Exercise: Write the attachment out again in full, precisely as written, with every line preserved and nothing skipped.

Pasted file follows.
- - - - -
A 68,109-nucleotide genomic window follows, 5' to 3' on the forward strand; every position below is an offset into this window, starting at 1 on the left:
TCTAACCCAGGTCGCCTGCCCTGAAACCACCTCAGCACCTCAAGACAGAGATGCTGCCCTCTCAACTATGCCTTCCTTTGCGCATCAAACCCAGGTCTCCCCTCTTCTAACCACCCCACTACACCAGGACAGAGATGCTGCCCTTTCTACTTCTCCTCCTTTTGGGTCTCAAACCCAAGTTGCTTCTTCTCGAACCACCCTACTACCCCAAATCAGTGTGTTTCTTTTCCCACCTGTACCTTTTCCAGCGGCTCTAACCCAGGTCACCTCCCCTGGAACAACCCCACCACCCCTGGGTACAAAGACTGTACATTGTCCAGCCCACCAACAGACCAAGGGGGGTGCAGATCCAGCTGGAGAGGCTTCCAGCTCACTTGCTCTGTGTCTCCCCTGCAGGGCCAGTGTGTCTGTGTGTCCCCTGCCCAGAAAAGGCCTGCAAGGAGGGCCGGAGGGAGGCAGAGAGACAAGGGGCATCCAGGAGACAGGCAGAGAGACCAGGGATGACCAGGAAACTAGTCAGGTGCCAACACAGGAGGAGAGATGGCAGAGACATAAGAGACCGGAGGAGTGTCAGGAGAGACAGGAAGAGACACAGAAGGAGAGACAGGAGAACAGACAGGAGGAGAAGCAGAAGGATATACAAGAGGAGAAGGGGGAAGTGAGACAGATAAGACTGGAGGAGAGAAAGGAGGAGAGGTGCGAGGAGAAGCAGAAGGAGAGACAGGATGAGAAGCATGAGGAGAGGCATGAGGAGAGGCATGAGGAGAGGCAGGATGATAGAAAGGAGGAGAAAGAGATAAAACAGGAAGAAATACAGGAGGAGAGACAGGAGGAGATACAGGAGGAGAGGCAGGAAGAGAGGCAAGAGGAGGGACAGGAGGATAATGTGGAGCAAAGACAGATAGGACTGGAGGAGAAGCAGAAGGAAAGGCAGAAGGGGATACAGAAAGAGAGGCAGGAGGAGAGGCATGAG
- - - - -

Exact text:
A 68,109-nucleotide genomic window follows, 5' to 3' on the forward strand; every position below is an offset into this window, starting at 1 on the left:
TCTAACCCAGGTCGCCTGCCCTGAAACCACCTCAGCACCTCAAGACAGAGATGCTGCCCTCTCAACTATGCCTTCCTTTGCGCATCAAACCCAGGTCTCCCCTCTTCTAACCACCCCACTACACCAGGACAGAGATGCTGCCCTTTCTACTTCTCCTCCTTTTGGGTCTCAAACCCAAGTTGCTTCTTCTCGAACCACCCTACTACCCCAAATCAGTGTGTTTCTTTTCCCACCTGTACCTTTTCCAGCGGCTCTAACCCAGGTCACCTCCCCTGGAACAACCCCACCACCCCTGGGTACAAAGACTGTACATTGTCCAGCCCACCAACAGACCAAGGGGGGTGCAGATCCAGCTGGAGAGGCTTCCAGCTCACTTGCTCTGTGTCTCCCCTGCAGGGCCAGTGTGTCTGTGTGTCCCCTGCCCAGAAAAGGCCTGCAAGGAGGGCCGGAGGGAGGCAGAGAGACAAGGGGCATCCAGGAGACAGGCAGAGAGACCAGGGATGACCAGGAAACTAGTCAGGTGCCAACACAGGAGGAGAGATGGCAGAGACATAAGAGACCGGAGGAGTGTCAGGAGAGACAGGAAGAGACACAGAAGGAGAGACAGGAGAACAGACAGGAGGAGAAGCAGAAGGATATACAAGAGGAGAAGGGGGAAGTGAGACAGATAAGACTGGAGGAGAGAAAGGAGGAGAGGTGCGAGGAGAAGCAGAAGGAGAGACAGGATGAGAAGCATGAGGAGAGGCATGAGGAGAGGCATGAGGAGAGGCAGGATGATAGAAAGGAGGAGAAAGAGATAAAACAGGAAGAAATACAGGAGGAGAGACAGGAGGAGATACAGGAGGAGAGGCAGGAAGAGAGGCAAGAGGAGGGACAGGAGGATAATGTGGAGCAAAGACAGATAGGACTGGAGGAGAAGCAGAAGGAAAGGCAGAAGGGGATACAGAAAGAGAGGCAGGAGGAGAGGCATGAG